“COVID-19“

First Vial Used in U.S. Covid-19 Vaccinations Joins the Smithsonian Collections

The empty vial, a vaccination card and scrubs worn by nurse Sandra Lindsay, first to be injected, will go on view in a new exhibition in 2022

Sandra Lindsay, an intensive care nurse with Northwell Health, was the first person known to receive the approved vaccine in the United States on December 14, 2020. (Courtesy of Northwell Health)
smithsonianmag.com

When the country’s first FDA-approved Covid-19 vaccine was injected into the arm of intensive care nurse Sandra Lindsay on December 14 in Queens, New York, with some fanfare, it marked a turning point in fighting the pandemic that has killed more than 535,000 Americans. And it made history.

So the first (now empty) tiny Pfizer-BioNTech vial has been acquired by the Smithsonian’s National Museum of American History, it was announced today. Along with the landmark vial are other items associated with that consequential first vaccination, including Lindsay’s vaccination card, her scrubs and hospital ID from Northwell Health, a health care provider operating the Long Island Jewish Medical Center where Lindsay worked in the intensive care unit.

Also donated were the complicated packing material for the vaccine that had only received Federal Drug Administration Emergency Use approval three days earlier following an unprecedented months-long effort to battle the worst public health crisis in a century.

“These now historic artifacts document not only this remarkable scientific progress, but represent the hope offered to millions living through the cascading crises brought on by Covid-19,” says the museum's director Anthea M. Hartig.

“December 14 was a historic moment for all,” says Michael Dowling, president and CEO of Northwell Health. “I thank the Smithsonian for preserving this important milestone.”

This empty glass vial held the first five doses of the Pfizer vaccine, BioNTech. The FDA gave emergency use approval on December 11, 2020 and three days later, the first allotment arrived in Long Island, where Sandra Lindsay received the first injection. (NMAH)
Sandra Lindsay's vaccine record card will remain in the collections, evidence of the "largest immunization program in history." (NMAH)
The scrubs and an ID badge that vaccine recipient Sandra Lindsay wore on the historic day will one day be on view in the upcoming exhibition, “In Sickness and In Health,” set to open in 2022 at the National Museum of American History. (NMAH)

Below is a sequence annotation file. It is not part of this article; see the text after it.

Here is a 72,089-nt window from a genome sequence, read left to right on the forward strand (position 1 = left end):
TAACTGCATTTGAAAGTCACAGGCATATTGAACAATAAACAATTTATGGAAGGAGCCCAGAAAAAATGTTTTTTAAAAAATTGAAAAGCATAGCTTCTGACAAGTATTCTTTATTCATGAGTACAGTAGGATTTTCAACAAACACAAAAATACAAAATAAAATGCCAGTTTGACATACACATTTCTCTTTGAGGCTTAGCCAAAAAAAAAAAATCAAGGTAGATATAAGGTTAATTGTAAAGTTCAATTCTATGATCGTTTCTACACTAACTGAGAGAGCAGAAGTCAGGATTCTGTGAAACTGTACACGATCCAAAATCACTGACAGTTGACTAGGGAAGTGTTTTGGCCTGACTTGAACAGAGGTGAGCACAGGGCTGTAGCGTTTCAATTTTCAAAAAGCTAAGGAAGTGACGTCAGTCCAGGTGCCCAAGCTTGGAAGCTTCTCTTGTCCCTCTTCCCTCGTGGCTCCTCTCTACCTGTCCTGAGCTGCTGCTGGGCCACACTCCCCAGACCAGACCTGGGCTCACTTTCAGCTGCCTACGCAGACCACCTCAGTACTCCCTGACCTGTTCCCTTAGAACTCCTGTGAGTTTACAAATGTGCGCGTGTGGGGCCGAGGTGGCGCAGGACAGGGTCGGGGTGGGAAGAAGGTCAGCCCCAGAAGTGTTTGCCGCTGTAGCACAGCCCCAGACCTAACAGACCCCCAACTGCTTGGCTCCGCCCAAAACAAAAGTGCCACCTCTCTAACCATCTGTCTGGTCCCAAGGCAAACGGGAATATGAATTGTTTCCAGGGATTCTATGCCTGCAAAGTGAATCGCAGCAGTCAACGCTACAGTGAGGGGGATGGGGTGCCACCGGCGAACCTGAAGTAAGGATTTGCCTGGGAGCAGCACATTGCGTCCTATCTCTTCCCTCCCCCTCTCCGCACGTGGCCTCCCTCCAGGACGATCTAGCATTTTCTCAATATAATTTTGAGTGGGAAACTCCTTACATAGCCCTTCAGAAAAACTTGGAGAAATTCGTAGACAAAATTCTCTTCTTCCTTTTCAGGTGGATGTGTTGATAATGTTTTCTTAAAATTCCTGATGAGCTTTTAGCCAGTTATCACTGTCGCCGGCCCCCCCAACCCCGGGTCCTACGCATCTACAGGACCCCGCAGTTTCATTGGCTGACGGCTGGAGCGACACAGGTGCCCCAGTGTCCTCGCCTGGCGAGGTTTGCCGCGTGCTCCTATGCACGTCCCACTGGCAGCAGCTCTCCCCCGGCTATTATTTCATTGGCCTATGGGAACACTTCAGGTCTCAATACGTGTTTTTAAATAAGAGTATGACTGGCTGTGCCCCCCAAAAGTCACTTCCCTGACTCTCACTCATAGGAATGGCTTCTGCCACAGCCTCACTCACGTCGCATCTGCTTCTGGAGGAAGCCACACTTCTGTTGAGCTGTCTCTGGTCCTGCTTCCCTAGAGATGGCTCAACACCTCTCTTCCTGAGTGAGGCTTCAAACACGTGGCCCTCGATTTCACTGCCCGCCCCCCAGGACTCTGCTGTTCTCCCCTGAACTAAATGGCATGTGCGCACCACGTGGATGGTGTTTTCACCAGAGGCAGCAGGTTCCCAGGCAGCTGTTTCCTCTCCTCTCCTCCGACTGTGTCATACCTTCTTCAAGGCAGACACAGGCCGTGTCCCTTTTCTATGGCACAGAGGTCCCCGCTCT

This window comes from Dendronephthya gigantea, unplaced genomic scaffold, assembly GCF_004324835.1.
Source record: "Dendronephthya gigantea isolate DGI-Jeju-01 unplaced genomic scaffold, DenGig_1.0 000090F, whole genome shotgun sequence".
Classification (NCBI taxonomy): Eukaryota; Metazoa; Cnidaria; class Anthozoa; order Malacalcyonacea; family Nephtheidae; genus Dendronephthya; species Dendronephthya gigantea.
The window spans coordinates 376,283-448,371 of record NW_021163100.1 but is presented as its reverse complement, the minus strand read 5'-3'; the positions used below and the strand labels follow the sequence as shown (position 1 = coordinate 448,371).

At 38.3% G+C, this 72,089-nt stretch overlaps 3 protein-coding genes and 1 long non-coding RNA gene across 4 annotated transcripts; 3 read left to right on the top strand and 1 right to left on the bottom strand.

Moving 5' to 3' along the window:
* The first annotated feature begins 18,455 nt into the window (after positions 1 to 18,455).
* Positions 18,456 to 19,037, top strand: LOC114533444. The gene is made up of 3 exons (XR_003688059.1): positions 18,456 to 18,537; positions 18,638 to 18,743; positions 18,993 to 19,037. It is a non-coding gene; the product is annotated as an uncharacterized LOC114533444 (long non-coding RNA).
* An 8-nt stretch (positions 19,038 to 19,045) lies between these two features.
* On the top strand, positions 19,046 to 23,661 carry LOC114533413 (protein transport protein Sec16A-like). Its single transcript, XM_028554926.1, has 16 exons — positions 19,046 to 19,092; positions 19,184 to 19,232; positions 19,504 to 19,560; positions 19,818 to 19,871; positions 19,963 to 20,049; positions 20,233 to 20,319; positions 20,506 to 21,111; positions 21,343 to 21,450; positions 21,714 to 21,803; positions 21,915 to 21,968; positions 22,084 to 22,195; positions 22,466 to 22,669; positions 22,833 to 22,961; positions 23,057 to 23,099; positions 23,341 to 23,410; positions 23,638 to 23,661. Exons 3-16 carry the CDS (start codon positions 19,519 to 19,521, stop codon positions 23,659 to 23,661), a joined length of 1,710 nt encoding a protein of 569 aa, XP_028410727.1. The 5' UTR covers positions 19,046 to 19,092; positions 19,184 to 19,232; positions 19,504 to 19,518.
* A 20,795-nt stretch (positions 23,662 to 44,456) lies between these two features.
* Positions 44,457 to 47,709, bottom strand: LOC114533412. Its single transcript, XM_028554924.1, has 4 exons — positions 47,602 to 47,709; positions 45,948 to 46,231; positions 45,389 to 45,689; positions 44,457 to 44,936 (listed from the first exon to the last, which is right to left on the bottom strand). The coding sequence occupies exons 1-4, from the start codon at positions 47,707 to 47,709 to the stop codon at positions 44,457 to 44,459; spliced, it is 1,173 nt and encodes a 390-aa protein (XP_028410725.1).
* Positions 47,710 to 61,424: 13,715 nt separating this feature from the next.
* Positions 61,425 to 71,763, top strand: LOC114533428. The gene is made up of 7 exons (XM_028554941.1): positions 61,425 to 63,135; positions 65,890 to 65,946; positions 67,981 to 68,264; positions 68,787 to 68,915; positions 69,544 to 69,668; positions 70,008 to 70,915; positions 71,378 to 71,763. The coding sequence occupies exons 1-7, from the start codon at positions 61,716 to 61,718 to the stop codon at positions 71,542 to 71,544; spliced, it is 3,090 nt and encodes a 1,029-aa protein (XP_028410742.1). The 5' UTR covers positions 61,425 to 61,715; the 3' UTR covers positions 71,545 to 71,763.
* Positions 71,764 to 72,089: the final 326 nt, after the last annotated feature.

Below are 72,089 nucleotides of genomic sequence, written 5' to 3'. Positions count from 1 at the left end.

Also entering the Smithsonian collections are these empty vials of Moderna and Pfizer vaccine. (NMAH)
To assure that the Pfizer vaccine is kept at the proper temperatures during shipping, careful instructions explain how to use the indicator warning. (NMAH)

Onisis Stefas, Northwell’s chief pharmacy officer, says in an interview they didn’t know they were the first to be administering the Pfizer vaccine even when it was injected. But they chronicled the moment and kept the materials to remember the moment. “The amount of joy we felt after so much hardship, it was just unbelievable,” Stefas says. “We would have held on to it regardless, to remind us of that moment, which was like a turning point in the pandemic.”

Initiating the donation didn’t start smoothly, as Northwell officials first contacted the Smithsonian through the museum’s general online inbox. Scores of inquiries are collected there from a variety of sources, including people who may have found something in their grandmother’s attic that may be of interest. Sometimes it can take a few days to go through all the messages, says Alexandra M. Lord, curator in the museum’s division of medicine and science.

“I was actually in a meeting and all of a sudden I saw this email pop up that he had written to us,” says Lord. “I thought, oh my god, I have to jump on this, because he’s telling me we don’t know what to do, should we be giving it to another museum? So my colleague and I responded to him quickly, but got a little worried because there was no phone number on his email.”

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Nurse Sandra Lindsay (above: receiving her second dose on January 4, 2021) was the first to be vaccinated. Her vaccine card, badge and scrubs are now held in the collections of the National Museum of American History. ( Shannon Stapleton, Getty Images)

They had to spend a few hours doing a little sleuthing before they were able to track him down. Then they got on the phone to set up a meeting.